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Brain Res Brain Res Rev. 1989 Jul-Sep;14(3):245-78.

Animal models of the epilepsies.

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Department of Neurology, Johns Hopkins University School of Medicine, Baltimore, MD 21205.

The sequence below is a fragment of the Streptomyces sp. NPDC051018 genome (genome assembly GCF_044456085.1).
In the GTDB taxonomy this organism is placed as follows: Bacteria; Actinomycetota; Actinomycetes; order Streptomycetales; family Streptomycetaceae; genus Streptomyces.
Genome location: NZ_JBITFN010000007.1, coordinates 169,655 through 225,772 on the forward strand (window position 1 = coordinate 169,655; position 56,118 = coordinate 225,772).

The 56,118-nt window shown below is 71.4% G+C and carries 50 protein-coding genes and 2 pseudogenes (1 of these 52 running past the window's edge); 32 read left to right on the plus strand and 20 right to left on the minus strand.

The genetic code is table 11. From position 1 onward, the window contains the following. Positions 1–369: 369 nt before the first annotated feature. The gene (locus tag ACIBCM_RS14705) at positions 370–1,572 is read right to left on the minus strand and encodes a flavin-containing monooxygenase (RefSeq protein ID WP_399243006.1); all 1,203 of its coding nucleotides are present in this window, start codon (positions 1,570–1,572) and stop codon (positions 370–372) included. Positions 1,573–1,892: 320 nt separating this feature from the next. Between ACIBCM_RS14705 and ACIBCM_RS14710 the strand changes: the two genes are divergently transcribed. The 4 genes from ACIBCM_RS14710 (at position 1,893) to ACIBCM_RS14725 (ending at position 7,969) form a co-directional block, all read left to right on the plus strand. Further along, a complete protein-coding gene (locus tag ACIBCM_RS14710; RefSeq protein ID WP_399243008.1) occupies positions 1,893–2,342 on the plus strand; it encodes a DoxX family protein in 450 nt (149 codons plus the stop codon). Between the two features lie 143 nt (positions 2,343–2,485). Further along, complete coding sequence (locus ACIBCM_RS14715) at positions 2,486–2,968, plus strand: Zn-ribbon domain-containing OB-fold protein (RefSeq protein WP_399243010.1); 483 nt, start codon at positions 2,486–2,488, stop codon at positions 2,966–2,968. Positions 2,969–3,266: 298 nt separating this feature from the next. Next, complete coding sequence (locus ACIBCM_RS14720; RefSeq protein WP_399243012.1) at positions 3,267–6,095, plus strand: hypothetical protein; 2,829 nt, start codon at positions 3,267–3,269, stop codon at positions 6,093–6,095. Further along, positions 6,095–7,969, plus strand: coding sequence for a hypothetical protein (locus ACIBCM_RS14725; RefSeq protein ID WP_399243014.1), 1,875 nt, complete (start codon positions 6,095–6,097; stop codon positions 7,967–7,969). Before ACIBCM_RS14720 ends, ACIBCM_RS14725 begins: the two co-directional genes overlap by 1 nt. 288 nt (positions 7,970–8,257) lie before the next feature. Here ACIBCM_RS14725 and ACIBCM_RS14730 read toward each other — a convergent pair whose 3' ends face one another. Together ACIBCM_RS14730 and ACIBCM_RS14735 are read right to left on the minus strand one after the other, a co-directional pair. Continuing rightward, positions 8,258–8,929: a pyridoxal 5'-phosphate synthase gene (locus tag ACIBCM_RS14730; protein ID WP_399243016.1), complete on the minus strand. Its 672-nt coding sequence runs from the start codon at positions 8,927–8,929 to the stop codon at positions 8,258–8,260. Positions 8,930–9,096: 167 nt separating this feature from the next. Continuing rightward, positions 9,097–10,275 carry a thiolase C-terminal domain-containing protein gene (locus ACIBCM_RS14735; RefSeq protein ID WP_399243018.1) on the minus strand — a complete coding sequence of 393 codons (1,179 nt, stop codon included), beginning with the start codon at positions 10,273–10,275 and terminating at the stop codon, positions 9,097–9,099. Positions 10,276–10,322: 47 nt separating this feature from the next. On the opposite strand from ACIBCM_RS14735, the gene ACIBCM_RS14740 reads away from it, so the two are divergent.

The study of mechanisms of the epilepsies requires employment of animal models. Choice of a model system depends upon several factors, including the question to be studied, the type of epilepsy to be modelled, familiarity and convenience. Over 50 models are reviewed. Major categories of models are those for simple partial seizures: topical convulsants, acute electrical stimulation, cortically implanted metals, cryogenic injury; for complex partial seizures: kainic acid, tetanus toxin, injections into area tempesta, kindling, rodent hippocampal slice, isolated cell preparations, human neurosurgical tissue; for generalized tonic-clonic seizures: genetically seizure-prone strains of mouse, rat, gerbil, fruitfly and baboon, maximal electroshock seizures, systemic chemical convulsants, metabolic derangements; and for generalized absence seizures: thalamic stimulation, bilateral cortical foci, systemic penicillin, gamma-hydroxy-butyrate, intraventricular opiates, genetic rat models. The lithium-pilocarpine, homocysteine and rapid repetitive stimulation models are most useful in studies of status epilepticus. Key findings learned from each of the models, the model's strengths and weaknesses are detailed. Interpretation of findings from each of these models can be difficult. Do results pertain to the epilepsies or to the particular model under study? How important are species differences? Which clinical seizure type is really being modelled? In a model are behavior or EEG findings only similar superficially to epilepsy, or are the mechanisms comparable? The wealth of preparations available to model the epilepsies underscores the need for unifying themes, and for better understanding of basic mechanisms of the epilepsies.

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